In 1991, the crew of the Andrea Gail perished in a Halloween Noreaster known as “The Perfect Storm”. The captain and crew ignored warning signs, such as repeated warnings from other ships. They failed to recognize, in essence, leading indicators. On October 26, they set a course to return home after a machinery breakdown (their ice machine). They never made it.
Today, many organizations are navigating into dangerous waters. There is a perfect storm forming that will affect the future of safety and health programs. If organizations fail to see, evaluate and respond to the warning signs, they too may perish.
Workers’ Compensation Frequency & Severity Trends: The Good, Bad & Ugly
- GOOD: Lost-Time cases are down 50% since 1991
- GOOD: Fatality Rate is down 26% since 1994
- BAD: Indemnity costs are up 6.6% since 2002
- BAD: Medical costs are up 9.5%; 200% since 2002
- UGLY: In 1993, 45% of claim costs were medical; 2006 it was 59%
- UGLY: By 2016, medical costs are estimated to be 70% of the claim cost
Although we’ve made strides in the reduction of lost-time and fatality rates, there are still disturbing trends. Safety is starting to engrain itself into the fabric of organizations. But, with the increasing indemnity and medical costs, even a low number of lost time or fatalities could be detrimental to an organization.
According to the US Bureau of Labor Statistics, 25% of the working population will reach retirement by 2013. This could result in worker shortage of nearly 10 million people. However, with the economic downturn, the aging workforce may continue working because of decreases in their retirement portfolios. That means organizations either prolong the utilization of an aging workforce or hire retirees that are forced back into the workforce.
What is very alarming is that the U.S. Census Bureau indicates that the number of people age 55 and older will increase to 73% by 2020. The number of young workers will only grow 5%.
What does this mean? There will not be an abundance of young workers to replace the aging workforce. They will be in high-demand. They will be the most sought-after employee demographic in our nation’s history. To hire them, you will have to pay them…handsomely. Thus, the merry-go-round continues and if they are injured, the indemnity hit is even greater for organizations…all while having decreased profit margins and higher operational costs.
This means that the finish line known as baby boom retirings that organizations have been talking about doesn’t hold water because the workforce average age will be increasing as well. More older people (you and me by 2020) will be working longer. Companies must prepare now to address this.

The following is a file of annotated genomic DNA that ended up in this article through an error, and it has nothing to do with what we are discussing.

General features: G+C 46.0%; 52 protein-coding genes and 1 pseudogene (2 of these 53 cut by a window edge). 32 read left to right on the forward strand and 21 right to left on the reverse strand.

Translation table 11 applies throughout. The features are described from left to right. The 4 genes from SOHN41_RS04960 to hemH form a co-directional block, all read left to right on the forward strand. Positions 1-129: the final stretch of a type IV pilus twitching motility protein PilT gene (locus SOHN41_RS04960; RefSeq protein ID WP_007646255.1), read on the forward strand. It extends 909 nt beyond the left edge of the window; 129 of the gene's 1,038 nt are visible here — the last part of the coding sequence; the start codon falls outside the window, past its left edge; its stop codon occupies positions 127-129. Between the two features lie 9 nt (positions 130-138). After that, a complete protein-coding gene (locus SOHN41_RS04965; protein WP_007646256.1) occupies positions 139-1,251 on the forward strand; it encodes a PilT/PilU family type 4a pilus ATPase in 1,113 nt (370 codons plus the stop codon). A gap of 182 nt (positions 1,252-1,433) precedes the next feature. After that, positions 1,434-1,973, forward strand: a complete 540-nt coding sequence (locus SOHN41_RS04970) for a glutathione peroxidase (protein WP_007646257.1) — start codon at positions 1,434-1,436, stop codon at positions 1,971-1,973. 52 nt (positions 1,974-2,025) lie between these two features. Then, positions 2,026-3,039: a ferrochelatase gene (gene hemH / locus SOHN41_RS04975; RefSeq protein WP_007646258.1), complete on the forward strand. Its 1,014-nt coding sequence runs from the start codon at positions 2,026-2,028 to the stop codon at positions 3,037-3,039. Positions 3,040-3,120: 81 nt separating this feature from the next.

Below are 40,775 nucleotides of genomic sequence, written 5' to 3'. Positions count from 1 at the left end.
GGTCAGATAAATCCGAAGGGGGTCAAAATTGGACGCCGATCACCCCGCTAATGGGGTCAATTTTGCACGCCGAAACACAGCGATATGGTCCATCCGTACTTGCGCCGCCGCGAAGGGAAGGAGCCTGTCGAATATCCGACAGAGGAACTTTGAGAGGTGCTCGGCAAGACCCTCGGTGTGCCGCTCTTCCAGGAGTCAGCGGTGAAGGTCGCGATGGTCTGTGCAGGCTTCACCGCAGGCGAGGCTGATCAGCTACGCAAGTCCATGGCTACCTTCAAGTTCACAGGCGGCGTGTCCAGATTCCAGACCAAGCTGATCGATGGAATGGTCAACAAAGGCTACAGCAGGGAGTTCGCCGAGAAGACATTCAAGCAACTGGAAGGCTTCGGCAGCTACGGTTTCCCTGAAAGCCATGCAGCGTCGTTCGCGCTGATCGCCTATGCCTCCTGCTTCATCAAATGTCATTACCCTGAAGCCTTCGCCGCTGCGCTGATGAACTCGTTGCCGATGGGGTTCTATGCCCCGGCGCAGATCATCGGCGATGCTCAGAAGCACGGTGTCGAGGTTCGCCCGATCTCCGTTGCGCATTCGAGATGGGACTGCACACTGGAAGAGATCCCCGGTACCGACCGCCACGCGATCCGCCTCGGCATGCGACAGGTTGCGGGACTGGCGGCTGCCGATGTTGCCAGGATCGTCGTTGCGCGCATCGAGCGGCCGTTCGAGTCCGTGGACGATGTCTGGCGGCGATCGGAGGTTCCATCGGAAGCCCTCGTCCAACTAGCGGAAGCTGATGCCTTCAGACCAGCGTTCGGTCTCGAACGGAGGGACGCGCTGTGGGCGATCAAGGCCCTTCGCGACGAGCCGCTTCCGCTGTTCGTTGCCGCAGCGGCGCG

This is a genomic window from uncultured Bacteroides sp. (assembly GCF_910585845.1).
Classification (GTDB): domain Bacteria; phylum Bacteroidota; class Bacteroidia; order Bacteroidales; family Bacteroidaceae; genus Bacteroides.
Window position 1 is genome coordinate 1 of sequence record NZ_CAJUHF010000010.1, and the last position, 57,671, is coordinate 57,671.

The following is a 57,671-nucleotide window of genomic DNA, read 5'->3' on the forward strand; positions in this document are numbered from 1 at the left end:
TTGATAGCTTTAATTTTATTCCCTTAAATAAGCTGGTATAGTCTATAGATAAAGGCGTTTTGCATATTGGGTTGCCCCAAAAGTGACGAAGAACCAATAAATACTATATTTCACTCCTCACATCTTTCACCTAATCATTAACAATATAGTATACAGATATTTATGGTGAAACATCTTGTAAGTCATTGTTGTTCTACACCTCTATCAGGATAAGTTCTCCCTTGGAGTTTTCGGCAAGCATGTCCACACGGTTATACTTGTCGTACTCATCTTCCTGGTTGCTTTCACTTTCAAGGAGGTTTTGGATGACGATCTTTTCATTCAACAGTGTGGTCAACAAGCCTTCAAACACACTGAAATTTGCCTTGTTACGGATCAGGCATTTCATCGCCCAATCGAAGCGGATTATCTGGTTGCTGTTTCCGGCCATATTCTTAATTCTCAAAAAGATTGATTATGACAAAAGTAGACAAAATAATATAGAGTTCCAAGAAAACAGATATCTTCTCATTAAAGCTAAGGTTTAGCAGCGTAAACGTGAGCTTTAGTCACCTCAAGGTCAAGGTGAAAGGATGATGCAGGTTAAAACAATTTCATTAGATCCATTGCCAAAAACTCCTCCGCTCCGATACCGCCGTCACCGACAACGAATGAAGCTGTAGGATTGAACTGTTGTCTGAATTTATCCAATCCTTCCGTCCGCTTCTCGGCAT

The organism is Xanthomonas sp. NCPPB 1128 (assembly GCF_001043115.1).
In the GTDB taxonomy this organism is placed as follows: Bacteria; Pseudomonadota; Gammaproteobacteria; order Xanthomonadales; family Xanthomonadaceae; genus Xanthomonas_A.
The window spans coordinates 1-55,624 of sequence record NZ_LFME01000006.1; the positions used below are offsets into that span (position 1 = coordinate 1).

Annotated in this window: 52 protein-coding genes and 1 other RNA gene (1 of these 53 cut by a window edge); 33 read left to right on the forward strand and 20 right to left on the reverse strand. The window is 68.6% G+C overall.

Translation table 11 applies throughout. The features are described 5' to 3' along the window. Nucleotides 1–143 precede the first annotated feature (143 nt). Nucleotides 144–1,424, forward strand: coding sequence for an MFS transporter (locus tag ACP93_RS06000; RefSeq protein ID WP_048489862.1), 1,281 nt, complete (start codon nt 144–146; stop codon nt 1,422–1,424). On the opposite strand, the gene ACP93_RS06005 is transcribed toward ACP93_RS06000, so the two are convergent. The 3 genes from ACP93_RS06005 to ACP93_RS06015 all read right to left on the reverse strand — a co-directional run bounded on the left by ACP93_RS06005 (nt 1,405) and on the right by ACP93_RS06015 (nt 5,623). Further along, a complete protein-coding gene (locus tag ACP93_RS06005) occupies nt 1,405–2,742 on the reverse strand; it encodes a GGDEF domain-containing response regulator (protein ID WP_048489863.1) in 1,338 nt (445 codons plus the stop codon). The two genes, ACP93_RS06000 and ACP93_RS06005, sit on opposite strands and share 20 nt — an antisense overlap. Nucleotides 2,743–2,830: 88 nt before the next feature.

Other Factors: Leading Indicators
Understanding leading indicators is the best way to prepare. Leading indicators tell what is happening around you, how well you are doing and help warn of impending issues so that you can take proactive action.
Recently, UL commissioned a survey to gauge the perception of leading indicators in various industries. The survey is still open and I encourage you to participate.
- 53% surveyed think “3 – 5 leading indicators” is the right amount to use for their organizations
- 60% surveyed believe leading indicators somewhat help indicate outcomes; 33 percent said they are able to correlate leading indicators to losses
- Over half surveyed (52%) are unaware what their Workers’ Compensation Experience Rate is
- Only 26% surveyed have total employee population involved in the safety decision making process
It’s apparent that a majority of safety & health professionals understand the importance of leading indicators, but they apply this information in different ways. Based on the responses, we know that organizations that utilize more than 3-5 leading indicators and have employee engagement in the safety process are performing better.
There are enough eye-opening results to focus an entire seminar at the 2012 ASSE Conference. If you’re in Denver for the conference, I encourage you to stop by.
“Do You Measure Up? Using Leading Indicators to Improve Safety, Health and More”
Presented by Todd Hohn, UL VP of Strategic Resources at ASSE Safety 2012
Tuesday, June 5, 3:00, Room 651
This session will present case studies showcasing the dramatic results companies achieve by using leading indicators and also explore how stronger, data-driven safety and health systems and processes, like those supported and enhanced by technology solutions can improve overall business performance.
Special thanks to Eric Glass, UL’s EHS Consultant, for his editorial contributions to the post.